Checking for primes with regular expressions?

About a week ago I found an interesting article that describes the the use of a regexp to check for primes in Ruby. It refers to a Perl tricks page which lists Abigail as the original source. So no, this is not from my own head, but since I advocate sensible use of regular expressions*, I decided to give it a go. I first rewrote the original one-liner to CoffeeScript, which proved to be fun on it's own, and got this:

isPrime = (n) -> ! /^x?$|^(xx+?)\1+$/.test (Array n+1).join 'x'

(Array n+1).join 'x' creates a string containing n repetitions of 'x'. The string is then tested agains the regexp. Since the regexp actually matches non-primes we have to negate the result with ! before returning it.

The regular expression itself consists of two parts joined by a pipe. Each part matches a full string from start to finish ^$. When you take away the syntactic sugar you are left with x? and (xx+?)\1+.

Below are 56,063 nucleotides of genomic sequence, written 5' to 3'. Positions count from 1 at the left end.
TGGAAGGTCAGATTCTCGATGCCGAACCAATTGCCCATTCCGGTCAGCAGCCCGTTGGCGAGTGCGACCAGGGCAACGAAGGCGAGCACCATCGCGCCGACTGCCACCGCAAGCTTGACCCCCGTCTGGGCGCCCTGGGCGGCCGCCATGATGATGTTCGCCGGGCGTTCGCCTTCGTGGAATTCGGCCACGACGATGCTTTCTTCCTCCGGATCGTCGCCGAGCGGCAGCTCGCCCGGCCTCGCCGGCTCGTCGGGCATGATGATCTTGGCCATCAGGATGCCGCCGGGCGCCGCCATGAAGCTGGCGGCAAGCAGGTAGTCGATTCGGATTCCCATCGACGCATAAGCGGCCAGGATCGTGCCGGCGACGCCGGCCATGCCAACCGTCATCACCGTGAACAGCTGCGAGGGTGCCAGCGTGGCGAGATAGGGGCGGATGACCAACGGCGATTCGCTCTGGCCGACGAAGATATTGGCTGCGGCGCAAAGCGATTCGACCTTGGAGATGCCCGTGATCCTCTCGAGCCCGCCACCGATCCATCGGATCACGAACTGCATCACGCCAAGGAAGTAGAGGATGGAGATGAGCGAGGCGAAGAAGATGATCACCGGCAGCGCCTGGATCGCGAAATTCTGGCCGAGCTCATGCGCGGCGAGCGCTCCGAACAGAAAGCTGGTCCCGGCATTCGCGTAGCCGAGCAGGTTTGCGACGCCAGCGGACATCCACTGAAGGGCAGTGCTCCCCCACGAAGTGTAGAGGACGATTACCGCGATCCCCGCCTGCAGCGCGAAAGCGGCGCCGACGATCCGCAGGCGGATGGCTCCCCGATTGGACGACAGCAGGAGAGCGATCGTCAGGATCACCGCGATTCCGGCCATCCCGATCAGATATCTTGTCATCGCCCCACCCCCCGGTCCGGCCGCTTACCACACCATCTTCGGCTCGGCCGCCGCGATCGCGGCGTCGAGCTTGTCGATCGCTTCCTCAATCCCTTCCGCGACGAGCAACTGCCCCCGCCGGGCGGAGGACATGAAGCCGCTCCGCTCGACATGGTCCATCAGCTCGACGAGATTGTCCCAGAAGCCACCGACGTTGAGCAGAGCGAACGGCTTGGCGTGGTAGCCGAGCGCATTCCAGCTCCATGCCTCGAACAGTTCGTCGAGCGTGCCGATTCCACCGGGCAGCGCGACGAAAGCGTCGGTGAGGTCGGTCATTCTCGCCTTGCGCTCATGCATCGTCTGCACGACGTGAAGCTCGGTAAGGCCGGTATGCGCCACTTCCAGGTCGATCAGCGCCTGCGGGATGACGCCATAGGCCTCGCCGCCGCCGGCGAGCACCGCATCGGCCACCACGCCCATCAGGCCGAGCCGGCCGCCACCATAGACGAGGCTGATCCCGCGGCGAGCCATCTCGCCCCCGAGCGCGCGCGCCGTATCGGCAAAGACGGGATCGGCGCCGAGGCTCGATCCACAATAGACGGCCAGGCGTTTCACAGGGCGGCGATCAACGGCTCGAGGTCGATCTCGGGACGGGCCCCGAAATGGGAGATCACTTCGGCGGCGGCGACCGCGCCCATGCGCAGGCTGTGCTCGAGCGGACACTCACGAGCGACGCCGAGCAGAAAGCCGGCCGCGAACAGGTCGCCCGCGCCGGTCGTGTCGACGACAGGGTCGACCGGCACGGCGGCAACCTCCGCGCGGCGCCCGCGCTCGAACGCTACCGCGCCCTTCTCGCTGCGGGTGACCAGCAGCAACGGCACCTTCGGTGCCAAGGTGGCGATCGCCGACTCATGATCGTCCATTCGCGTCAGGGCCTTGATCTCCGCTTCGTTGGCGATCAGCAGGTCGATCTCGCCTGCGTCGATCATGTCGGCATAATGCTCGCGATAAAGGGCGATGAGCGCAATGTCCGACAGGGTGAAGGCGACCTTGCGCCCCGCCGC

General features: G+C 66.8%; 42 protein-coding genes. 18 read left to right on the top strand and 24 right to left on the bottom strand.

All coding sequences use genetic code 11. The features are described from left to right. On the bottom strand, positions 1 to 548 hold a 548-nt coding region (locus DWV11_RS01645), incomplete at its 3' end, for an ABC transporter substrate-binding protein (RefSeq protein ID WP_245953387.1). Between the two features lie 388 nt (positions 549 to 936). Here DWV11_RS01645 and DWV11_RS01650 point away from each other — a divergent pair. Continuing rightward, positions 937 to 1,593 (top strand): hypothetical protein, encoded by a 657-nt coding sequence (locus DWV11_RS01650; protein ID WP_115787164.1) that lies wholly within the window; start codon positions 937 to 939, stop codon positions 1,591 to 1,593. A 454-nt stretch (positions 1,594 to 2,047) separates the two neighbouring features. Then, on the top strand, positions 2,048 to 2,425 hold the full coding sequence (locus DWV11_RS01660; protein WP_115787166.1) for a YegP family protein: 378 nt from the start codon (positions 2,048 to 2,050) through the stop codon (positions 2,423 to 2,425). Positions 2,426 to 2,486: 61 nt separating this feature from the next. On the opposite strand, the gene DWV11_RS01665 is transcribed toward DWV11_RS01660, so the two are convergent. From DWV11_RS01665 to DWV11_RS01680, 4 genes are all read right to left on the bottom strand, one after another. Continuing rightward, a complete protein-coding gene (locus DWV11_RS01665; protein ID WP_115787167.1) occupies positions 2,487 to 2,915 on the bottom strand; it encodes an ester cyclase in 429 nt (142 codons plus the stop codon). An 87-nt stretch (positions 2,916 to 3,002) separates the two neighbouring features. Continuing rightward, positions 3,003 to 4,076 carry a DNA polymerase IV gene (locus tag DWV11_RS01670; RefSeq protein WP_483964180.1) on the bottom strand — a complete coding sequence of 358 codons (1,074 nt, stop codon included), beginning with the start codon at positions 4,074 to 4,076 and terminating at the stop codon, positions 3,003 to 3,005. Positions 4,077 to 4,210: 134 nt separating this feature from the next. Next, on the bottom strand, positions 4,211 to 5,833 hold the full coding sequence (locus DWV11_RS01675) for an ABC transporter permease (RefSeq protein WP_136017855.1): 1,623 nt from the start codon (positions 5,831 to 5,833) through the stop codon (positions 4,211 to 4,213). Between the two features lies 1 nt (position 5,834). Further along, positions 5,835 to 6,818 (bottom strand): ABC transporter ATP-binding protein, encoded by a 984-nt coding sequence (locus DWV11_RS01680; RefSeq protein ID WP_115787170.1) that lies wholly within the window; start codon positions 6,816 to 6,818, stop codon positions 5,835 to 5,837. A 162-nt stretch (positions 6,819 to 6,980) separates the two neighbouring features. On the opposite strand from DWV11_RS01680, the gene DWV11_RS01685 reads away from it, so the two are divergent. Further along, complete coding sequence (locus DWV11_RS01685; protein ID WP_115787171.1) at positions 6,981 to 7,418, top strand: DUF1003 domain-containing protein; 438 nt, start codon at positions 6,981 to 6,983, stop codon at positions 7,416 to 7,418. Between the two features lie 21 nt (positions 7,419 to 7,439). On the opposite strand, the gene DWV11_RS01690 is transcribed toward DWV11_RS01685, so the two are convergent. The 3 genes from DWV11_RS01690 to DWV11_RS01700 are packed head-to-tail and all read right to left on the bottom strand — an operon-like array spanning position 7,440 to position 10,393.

x? matches 'x' or an empty string '' to handle border condtions of 1 and 0.


This is where it gets interesting. xx+ matches two or more repetitions of 'x'. The questionmark xx+? makes the plus not greedy so that we start by testing small numbers first 2, 3 ... ('xx', 'xxx' ...), and the parenteses (xx+?) remember the matched number for later use. Then the \1+ matches the previously remembered string one or more times. If it succeeds, it means that the string consists of two or more repetitions of a substring and is therefore not a prime.

So what?

It works. That's about it, but it's fun!

* No, I don't consider this to be a sensible use of regular expressions.